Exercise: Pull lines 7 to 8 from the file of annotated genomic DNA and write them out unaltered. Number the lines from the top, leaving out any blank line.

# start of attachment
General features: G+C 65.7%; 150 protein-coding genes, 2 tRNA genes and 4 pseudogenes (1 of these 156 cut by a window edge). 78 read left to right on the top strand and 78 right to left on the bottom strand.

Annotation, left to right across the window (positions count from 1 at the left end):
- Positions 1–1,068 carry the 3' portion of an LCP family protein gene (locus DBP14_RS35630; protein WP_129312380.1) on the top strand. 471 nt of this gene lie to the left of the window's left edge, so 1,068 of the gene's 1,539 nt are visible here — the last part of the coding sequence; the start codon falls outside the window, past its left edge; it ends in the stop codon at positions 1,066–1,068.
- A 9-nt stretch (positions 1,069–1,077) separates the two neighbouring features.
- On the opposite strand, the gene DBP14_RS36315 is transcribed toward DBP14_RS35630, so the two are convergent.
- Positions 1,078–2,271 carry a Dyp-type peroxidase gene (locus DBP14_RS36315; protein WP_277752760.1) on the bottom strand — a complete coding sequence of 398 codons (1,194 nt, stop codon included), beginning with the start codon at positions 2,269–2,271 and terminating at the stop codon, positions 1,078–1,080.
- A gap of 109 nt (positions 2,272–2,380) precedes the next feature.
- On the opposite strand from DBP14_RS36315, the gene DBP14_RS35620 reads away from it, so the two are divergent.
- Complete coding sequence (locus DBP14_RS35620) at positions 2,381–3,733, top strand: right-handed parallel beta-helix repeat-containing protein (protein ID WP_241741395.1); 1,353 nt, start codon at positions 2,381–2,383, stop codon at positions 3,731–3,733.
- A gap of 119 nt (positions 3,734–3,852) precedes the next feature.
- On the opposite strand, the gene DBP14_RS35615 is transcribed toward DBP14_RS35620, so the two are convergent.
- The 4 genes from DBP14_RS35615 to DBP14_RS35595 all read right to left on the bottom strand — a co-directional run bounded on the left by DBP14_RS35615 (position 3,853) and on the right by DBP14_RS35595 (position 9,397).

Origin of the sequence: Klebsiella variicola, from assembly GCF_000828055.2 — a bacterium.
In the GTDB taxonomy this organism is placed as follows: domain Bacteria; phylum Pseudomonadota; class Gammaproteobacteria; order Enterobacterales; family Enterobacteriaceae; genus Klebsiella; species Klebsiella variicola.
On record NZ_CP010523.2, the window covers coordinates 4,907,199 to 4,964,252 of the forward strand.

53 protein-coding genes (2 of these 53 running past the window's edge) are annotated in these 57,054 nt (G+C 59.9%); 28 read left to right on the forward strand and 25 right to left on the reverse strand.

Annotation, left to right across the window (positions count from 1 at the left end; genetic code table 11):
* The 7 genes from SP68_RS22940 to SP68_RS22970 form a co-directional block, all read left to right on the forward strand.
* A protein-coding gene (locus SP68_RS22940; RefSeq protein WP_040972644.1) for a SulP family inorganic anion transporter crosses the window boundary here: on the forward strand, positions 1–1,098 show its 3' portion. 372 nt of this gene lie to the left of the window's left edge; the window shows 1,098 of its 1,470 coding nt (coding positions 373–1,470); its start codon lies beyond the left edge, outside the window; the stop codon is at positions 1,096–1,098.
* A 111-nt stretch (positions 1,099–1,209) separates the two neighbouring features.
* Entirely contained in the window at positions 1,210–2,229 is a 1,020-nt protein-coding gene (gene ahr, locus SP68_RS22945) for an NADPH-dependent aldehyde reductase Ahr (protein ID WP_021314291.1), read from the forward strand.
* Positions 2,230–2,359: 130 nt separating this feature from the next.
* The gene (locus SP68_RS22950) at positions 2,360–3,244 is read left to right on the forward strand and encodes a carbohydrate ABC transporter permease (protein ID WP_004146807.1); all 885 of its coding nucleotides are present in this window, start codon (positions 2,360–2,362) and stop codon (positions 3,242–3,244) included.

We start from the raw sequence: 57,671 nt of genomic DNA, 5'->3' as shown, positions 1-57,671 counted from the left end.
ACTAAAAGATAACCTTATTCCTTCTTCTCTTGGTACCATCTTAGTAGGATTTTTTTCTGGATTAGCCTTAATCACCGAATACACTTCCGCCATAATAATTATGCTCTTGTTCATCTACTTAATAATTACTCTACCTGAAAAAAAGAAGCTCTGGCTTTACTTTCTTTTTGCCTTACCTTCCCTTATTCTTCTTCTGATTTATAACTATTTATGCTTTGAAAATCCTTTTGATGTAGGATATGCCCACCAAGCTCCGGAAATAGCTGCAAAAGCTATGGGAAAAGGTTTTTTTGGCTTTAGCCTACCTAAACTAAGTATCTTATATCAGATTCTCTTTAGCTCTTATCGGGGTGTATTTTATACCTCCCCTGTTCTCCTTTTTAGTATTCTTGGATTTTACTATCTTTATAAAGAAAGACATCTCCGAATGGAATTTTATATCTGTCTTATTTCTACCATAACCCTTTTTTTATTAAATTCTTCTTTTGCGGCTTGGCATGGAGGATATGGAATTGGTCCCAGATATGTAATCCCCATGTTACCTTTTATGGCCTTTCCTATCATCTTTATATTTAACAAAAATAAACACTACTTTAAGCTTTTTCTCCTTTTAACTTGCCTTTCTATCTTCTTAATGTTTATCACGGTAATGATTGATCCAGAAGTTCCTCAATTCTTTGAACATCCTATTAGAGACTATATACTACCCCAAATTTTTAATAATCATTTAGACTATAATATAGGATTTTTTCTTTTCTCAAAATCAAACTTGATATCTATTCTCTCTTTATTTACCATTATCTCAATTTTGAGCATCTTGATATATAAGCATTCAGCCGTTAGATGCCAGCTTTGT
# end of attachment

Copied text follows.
- A gap of 109 nt (positions 2,272–2,380) precedes the next feature.
- On the opposite strand from DBP14_RS36315, the gene DBP14_RS35620 reads away from it, so the two are divergent.